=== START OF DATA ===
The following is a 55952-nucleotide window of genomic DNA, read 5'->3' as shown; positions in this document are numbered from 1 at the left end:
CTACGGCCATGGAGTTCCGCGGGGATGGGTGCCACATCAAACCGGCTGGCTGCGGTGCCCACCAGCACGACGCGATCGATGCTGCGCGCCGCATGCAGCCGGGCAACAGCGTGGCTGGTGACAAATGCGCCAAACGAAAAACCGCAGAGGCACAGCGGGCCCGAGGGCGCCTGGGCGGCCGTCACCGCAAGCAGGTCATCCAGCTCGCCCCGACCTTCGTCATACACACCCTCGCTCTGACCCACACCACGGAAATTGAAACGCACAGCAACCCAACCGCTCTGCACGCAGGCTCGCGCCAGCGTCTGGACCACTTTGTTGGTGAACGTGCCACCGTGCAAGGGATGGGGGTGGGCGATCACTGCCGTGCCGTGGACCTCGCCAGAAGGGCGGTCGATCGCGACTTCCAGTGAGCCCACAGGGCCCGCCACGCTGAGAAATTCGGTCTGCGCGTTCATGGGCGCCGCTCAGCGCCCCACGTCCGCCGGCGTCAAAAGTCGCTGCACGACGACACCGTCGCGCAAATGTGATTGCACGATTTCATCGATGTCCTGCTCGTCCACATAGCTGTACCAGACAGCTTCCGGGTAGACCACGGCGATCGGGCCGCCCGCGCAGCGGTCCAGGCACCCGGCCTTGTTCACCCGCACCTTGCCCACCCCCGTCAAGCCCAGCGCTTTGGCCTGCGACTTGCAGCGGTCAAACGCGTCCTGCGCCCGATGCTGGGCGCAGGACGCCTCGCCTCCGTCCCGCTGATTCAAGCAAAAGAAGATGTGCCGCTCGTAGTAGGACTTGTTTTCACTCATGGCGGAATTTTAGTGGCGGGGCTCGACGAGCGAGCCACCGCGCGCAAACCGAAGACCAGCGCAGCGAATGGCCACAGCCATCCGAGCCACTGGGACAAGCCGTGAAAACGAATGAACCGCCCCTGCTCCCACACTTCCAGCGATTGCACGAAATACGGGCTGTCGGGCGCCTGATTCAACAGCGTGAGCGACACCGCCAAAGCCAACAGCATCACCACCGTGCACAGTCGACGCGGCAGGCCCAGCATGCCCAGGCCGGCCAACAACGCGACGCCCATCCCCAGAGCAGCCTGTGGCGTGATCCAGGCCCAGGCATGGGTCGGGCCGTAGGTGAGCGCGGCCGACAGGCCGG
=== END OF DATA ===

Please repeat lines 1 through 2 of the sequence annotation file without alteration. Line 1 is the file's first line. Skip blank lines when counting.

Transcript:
The following is a 55952-nucleotide window of genomic DNA, read 5'->3' as shown; positions in this document are numbered from 1 at the left end:
CTACGGCCATGGAGTTCCGCGGGGATGGGTGCCACATCAAACCGGCTGGCTGCGGTGCCCACCAGCACGACGCGATCGATGCTGCGCGCCGCATGCAGCCGGGCAACAGCGTGGCTGGTGACAAATGCGCCAAACGAAAAACCGCAGAGGCACAGCGGGCCCGAGGGCGCCTGGGCGGCCGTCACCGCAAGCAGGTCATCCAGCTCGCCCCGACCTTCGTCATACACACCCTCGCTCTGACCCACACCACGGAAATTGAAACGCACAGCAACCCAACCGCTCTGCACGCAGGCTCGCGCCAGCGTCTGGACCACTTTGTTGGTGAACGTGCCACCGTGCAAGGGATGGGGGTGGGCGATCACTGCCGTGCCGTGGACCTCGCCAGAAGGGCGGTCGATCGCGACTTCCAGTGAGCCCACAGGGCCCGCCACGCTGAGAAATTCGGTCTGCGCGTTCATGGGCGCCGCTCAGCGCCCCACGTCCGCCGGCGTCAAAAGTCGCTGCACGACGACACCGTCGCGCAAATGTGATTGCACGATTTCATCGATGTCCTGCTCGTCCACATAGCTGTACCAGACAGCTTCCGGGTAGACCACGGCGATCGGGCCGCCCGCGCAGCGGTCCAGGCACCCGGCCTTGTTCACCCGCACCTTGCCCACCCCCGTCAAGCCCAGCGCTTTGGCCTGCGACTTGCAGCGGTCAAACGCGTCCTGCGCCCGATGCTGGGCGCAGGACGCCTCGCCTCCGTCCCGCTGATTCAAGCAAAAGAAGATGTGCCGCTCGTAGTAGGACTTGTTTTCACTCATGGCGGAATTTTAGTGGCGGGGCTCGACGAGCGAGCCACCGCGCGCAAACCGAAGACCAGCGCAGCGAATGGCCACAGCCATCCGAGCCACTGGGACAAGCCGTGAAAACGAATGAACCGCCCCTGCTCCCACACTTCCAGCGATTGCACGAAATACGGGCTGTCGGGCGCCTGATTCAACAGCGTGAGCGACACCGCCAAAGCCAACAGCATCACCACCGTGCACAGTCGACGCGGCAGGCCCAGCATGCCCAGGCCGGCCAACAACGCGACGCCCATCCCCAGAGCAGCCTGTGGCGTGATCCAGGCCCAGGCATGGGTCGGGCCGTAGGTGAGCGCGGCCGACAGGCCGG